0
Gas Turbines: Turbomachinery

Aerodynamic Improvements of Wind-Turbine Airfoil Geometries With the Prescribed Surface Curvature Distribution Blade Design (CIRCLE) Method

[+] Author and Article Information
T. Korakianitis1

M. A. Rezaienia, I. A. Hamakhan, E. J. Avital, J. J. R. Williams

 School of Engineering and Materials Science, Queen Mary University of London,London, E1 4NS, United Kingdom

1

Corresponding author.

J. Eng. Gas Turbines Power 134(8), 082601 (Jun 19, 2012) (9 pages) doi:10.1115/1.4005969 History: Received July 11, 2011; Revised August 09, 2011; Published June 19, 2012; Online June 19, 2012

The prescribed surface curvature distribution blade design (CIRCLE) method can be used for the design of two-dimensional (2D) and three-dimensional (3D) turbomachinery blade rows with continuous curvature and slope of curvature from leading edge (LE) stagnation point to trailing edge (TE) stagnation point and back to the LE stagnation point. This feature results in smooth surface pressure distribution airfoils with inherently good aerodynamic performance. In this paper the CIRCLE blade design method is modified for the design of 2D isolated airfoils. As an illustration of the capabilities of the method, it is applied to the redesign of two representative airfoils used in wind turbine blades: the Eppler 387 airfoil and the NREL S814 airfoil. Computational fluid dynamic analysis is used to investigate the design point and off-design performance of the original and modified airfoils, and compare with experiments on the original ones. The computed aerodynamic advantages of the modified airfoils are discussed. The surface pressure distributions, drag coefficients, and lift-to-drag coefficients of the original and redesigned airfoils are examined. It is concluded that the method can be used for the design of wind turbine blade geometries of superior aerodynamic performance.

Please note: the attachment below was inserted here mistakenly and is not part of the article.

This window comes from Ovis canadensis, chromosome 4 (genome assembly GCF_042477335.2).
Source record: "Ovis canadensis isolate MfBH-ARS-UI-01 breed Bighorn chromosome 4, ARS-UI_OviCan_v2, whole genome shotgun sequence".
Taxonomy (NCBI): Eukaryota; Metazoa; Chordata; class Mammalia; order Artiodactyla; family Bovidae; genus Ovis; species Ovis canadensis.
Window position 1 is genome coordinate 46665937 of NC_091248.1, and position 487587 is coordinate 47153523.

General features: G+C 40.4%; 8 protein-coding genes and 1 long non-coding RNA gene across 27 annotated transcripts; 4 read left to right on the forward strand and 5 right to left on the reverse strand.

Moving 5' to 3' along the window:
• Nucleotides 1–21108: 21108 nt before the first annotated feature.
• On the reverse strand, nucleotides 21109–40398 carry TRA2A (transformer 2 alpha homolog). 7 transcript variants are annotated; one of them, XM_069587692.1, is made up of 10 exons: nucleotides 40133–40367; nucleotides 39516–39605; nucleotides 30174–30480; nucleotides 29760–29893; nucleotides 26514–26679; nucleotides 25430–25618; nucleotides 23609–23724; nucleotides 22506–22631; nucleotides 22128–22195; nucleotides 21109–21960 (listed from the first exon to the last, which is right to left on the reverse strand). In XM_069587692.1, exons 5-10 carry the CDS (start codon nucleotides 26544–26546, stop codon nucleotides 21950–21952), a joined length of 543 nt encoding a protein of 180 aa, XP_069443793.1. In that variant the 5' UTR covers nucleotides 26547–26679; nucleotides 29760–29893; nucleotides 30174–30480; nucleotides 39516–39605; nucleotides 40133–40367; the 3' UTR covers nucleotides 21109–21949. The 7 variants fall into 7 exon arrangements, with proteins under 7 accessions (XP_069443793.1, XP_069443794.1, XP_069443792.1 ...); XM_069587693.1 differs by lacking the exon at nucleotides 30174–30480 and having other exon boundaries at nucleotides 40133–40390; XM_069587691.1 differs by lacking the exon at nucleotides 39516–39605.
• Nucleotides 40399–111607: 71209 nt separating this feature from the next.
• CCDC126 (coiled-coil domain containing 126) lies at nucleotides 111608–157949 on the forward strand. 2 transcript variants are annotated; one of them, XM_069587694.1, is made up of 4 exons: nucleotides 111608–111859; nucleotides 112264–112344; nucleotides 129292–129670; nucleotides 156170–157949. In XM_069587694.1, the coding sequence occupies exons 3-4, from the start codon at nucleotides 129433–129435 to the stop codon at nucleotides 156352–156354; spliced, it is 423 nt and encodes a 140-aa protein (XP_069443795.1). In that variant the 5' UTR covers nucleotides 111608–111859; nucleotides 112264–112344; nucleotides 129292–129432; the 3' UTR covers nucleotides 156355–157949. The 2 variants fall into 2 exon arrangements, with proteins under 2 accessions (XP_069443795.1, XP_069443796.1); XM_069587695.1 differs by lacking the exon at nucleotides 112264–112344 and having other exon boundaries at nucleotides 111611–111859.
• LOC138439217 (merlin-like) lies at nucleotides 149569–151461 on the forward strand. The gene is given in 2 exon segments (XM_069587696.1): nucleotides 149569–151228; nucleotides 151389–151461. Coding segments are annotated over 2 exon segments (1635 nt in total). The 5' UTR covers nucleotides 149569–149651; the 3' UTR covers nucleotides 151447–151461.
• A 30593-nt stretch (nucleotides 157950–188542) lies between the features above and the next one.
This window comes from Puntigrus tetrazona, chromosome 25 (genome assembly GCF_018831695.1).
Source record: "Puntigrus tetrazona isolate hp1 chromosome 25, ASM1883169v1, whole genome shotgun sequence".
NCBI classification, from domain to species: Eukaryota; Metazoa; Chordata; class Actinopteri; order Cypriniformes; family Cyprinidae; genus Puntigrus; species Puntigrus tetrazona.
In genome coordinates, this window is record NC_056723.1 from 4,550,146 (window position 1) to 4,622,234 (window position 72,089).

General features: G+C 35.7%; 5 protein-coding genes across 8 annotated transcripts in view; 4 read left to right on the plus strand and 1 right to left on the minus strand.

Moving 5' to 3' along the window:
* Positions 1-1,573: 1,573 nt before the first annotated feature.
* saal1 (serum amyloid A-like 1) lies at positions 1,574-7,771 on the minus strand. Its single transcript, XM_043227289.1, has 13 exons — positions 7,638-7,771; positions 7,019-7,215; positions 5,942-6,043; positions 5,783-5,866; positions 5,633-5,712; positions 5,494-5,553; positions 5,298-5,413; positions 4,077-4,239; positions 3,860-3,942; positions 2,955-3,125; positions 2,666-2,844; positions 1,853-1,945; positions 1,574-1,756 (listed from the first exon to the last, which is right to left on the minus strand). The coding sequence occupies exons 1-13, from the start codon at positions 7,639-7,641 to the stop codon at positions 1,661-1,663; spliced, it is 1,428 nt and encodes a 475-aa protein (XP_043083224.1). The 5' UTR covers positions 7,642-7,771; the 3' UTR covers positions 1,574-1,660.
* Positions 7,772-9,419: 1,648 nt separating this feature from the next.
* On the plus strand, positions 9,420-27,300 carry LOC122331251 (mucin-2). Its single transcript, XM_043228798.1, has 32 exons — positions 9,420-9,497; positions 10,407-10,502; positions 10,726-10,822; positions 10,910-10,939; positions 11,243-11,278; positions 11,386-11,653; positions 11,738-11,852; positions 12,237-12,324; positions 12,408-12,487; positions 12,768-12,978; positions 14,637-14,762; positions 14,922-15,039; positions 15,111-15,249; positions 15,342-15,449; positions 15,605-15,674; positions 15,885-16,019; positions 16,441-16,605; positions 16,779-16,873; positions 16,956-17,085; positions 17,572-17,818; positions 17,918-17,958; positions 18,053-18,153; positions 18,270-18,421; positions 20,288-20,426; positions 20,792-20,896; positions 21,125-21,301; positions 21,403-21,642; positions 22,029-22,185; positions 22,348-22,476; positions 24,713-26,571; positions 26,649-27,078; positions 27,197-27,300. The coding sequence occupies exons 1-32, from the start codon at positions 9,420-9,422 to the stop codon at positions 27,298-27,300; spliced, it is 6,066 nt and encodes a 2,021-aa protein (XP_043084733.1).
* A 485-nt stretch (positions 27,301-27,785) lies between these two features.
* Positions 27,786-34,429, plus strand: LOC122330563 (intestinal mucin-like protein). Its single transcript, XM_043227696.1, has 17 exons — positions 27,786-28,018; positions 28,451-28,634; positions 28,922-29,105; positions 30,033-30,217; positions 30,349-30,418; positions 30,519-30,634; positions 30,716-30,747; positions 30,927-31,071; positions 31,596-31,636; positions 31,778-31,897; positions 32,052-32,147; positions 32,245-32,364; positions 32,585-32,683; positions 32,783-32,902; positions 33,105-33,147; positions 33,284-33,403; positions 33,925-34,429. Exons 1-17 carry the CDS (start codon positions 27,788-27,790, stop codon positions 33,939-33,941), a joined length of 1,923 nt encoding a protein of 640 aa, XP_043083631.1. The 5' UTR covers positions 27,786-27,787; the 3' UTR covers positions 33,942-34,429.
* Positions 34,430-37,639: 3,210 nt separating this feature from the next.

FIGURES IN THIS ARTICLE
<>
Copyright © 2012 by American Society of Mechanical Engineers
Your Session has timed out. Please sign back in to continue.

References

Figures

Grahic Jump Location
Figure 1

Effect of Reynolds number and surface roughness on airfoil CL /CD (adapted from [24])

Grahic Jump Location
Figure 2

Good and bad boundary layers on airfoil

Grahic Jump Location
Figure 3

Curvature C (defined by Eq. 1) and y, or y ′ or y ″ continuity are not similar quantities

Grahic Jump Location
Figure 4

2D blade and airfoil geometry definition (adapted from [30,34])

Grahic Jump Location
Figure 5

Comparison of Eppler 387, A1, and A2 airfoils

Grahic Jump Location
Figure 6

Comparison of NREL S814 and R1 airfoils

Tables

Errata

Discussions

Some tools below are only available to our subscribers or users with an online account.

Related Content

Customize your page view by dragging and repositioning the boxes below.

Related Journal Articles
Related eBook Content
Topic Collections

Sorry! You do not have access to this content. For assistance or to subscribe, please contact us:

  • TELEPHONE: 1-800-843-2763 (Toll-free in the USA)
  • EMAIL: asmedigitalcollection@asme.org
Sign In